I admit I probably wouldn't have been reading Majestic at all if not for the Superman crossover in the front of it--which, perhaps, is the reason is exactly that they had the Superman crossover in the first place. Given that, however, Dan Abnett and Andy Lanning's stint on the Superman titles is a greatly enjoyable blast from the past for longtime post-Crisis Superman fans. Not only do they respect current plotlines with cameos by Lena and Lana Lang with her son, but the authors are obviously fans of the late '80s/early '90s Superman stories, with appearances not only by Superboy, the new Steel, and a newly-redesigned Eradicator, but also John Henry Irons and old favorites like Bibbo and Rampage. If only "Terrible" Dan Turpin or Gangbuster had poked their heads out, this reunion would have been complete.
The three Superman issues, of course, give way to the four-issue Majestic miniseries (which would later subsequently give way to the new Majestic series). The story is somewhat standard super-hero fare, but as with the beginning chapters, there's a charming sense that the authors are trying at every turn to take the story beyond the everyday. The first issue, for instance, takes place almost entirely in a cafe, featuring a conversation-over-coffee between Superman and Mr. Majestic; the second issue then takes an unexplained jump to a few weeks later, when a stranger moves to a small town, interspersed with scenes from the seemingly-immortal Majestic's early life. All is explained in the end, and again, whereas the story could have been very straighforward, Abnett and Lanning take some unexpected twists and turns that I very much appreciated.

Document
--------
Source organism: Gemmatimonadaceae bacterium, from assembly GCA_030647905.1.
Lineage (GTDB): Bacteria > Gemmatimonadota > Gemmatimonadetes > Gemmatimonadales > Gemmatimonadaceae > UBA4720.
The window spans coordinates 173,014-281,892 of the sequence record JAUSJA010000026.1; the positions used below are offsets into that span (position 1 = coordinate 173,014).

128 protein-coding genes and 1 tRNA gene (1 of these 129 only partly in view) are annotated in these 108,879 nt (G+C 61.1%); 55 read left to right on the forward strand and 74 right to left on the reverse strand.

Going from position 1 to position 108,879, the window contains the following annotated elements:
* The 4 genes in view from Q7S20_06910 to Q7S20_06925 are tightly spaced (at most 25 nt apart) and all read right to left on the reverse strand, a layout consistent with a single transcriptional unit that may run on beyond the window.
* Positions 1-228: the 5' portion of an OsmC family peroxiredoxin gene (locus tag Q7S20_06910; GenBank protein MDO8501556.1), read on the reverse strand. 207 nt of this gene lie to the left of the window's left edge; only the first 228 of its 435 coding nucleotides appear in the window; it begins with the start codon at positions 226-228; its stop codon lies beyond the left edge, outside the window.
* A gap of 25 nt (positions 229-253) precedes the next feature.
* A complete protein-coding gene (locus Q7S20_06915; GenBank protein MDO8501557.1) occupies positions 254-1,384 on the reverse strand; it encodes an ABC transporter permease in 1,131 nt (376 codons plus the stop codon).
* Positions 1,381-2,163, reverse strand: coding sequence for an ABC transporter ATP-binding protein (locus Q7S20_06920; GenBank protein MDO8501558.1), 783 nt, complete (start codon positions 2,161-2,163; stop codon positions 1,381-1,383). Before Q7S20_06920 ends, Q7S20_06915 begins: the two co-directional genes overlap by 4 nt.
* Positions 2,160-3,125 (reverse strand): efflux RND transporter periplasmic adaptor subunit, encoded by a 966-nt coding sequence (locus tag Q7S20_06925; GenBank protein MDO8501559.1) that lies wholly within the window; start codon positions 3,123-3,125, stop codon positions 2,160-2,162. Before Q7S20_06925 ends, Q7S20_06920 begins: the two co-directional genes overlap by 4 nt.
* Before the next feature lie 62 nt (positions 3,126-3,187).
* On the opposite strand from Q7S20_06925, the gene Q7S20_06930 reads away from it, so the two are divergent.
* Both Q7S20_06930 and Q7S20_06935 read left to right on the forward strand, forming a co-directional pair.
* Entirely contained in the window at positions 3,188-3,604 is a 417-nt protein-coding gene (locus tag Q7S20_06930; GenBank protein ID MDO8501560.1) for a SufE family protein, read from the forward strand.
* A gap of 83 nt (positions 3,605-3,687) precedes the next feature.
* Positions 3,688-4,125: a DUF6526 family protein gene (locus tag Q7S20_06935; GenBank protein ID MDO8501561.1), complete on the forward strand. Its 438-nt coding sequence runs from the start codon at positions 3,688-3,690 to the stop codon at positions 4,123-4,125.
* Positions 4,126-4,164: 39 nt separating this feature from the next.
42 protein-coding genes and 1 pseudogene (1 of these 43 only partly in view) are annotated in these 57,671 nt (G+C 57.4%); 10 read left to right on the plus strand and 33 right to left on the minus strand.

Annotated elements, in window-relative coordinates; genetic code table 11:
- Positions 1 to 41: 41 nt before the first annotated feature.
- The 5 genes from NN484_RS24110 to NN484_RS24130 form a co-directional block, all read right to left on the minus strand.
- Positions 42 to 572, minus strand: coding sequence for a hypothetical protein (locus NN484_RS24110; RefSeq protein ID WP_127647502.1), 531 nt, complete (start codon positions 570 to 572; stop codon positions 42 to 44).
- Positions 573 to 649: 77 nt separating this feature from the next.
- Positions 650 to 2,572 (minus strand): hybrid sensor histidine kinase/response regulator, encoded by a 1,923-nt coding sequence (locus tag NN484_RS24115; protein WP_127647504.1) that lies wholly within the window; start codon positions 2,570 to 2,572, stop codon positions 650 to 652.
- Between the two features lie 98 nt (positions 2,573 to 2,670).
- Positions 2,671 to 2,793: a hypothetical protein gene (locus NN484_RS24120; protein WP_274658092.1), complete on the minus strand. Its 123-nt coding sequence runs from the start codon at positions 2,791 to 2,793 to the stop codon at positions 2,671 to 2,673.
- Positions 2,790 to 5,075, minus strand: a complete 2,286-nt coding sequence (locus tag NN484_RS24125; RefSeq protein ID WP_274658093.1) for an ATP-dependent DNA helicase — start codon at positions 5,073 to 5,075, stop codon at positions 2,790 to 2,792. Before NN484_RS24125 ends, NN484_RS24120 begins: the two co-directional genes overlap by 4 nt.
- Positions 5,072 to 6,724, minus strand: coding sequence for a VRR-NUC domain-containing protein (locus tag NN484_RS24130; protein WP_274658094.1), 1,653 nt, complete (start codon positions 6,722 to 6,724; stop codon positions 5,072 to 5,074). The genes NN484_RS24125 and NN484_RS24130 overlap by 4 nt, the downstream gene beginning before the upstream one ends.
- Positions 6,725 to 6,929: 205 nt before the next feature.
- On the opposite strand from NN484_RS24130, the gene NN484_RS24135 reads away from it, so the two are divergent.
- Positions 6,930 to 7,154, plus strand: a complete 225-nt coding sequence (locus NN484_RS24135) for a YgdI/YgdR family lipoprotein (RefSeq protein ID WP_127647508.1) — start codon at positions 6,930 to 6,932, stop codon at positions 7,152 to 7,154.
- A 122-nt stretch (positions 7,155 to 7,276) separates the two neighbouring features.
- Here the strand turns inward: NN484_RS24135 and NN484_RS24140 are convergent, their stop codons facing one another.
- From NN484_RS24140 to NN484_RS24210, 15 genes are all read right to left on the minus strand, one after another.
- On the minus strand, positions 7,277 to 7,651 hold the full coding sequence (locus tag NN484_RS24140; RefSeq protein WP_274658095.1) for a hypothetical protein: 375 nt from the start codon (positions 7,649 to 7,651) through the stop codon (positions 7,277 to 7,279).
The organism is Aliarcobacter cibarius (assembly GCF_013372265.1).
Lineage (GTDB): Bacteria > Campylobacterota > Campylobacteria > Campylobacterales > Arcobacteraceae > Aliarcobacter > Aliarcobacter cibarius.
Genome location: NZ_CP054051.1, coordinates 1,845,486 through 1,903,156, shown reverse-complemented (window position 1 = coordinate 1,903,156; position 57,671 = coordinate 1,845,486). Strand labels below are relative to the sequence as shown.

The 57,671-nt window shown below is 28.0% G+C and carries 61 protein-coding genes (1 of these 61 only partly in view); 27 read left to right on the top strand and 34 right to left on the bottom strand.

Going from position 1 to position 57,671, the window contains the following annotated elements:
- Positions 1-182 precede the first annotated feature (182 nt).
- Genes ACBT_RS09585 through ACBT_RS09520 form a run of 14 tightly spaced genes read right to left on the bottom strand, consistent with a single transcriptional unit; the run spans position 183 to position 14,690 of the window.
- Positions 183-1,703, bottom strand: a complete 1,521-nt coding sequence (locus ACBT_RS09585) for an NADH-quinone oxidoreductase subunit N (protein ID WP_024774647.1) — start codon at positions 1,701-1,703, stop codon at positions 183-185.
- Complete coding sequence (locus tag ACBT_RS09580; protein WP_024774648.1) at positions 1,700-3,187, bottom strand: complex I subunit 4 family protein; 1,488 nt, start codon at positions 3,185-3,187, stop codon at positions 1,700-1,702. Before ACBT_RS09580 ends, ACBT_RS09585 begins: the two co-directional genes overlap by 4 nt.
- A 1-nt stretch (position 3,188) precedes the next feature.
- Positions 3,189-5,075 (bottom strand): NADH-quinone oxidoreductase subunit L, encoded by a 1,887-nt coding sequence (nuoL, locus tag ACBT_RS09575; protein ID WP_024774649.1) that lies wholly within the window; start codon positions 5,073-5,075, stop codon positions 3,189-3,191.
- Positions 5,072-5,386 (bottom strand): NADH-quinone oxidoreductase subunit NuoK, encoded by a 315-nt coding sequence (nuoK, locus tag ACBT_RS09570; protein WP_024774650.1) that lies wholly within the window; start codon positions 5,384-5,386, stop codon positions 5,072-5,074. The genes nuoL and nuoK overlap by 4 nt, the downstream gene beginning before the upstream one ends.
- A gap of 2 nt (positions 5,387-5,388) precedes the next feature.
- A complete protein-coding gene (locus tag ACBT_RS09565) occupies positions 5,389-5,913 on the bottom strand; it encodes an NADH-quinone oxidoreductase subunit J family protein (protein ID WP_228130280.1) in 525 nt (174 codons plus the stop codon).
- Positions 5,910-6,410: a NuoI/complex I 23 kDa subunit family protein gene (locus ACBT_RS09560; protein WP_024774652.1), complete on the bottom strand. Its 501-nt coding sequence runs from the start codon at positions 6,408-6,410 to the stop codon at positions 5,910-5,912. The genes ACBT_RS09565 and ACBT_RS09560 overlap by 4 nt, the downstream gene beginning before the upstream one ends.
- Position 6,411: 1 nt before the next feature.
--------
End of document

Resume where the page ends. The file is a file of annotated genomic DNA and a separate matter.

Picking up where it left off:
Majestic, as I understand it, is the story of a once-warlord, now trying to find his place in the world during peacetime, all the while struggling to get home. In this way, he has in common perhaps more with Odysseus (or the New God Orion) than with the Man of Steel. And the challenges against the character, both internal and external, are engaging. I don't have much stake in the Wildstorm universe, finding much of the Stormwatch continuity difficult to understand, but if a trade of the new Majestic series were to come out, I might give it a glance. Mention should be made of Karl Kerschl's art and the colors of Carrie Strachenand Tanya and Richard Horie; the colors and special effects in this book really went a long way toward making the plot shine. Kerschl's Lois veers toward the frumpy, and noses often appear very square, but he's got a nice thin-line style overall that makes for appealing square-jawed super-heroes. It'll be interesting to see him on Adventures of Superman proper with Greg Rucka.
So there you go. A non-DCU review (sorta). I'm almost reading Teen Titans: Beast Boys and Girls, so look for a review soon, along with a couple other goodies.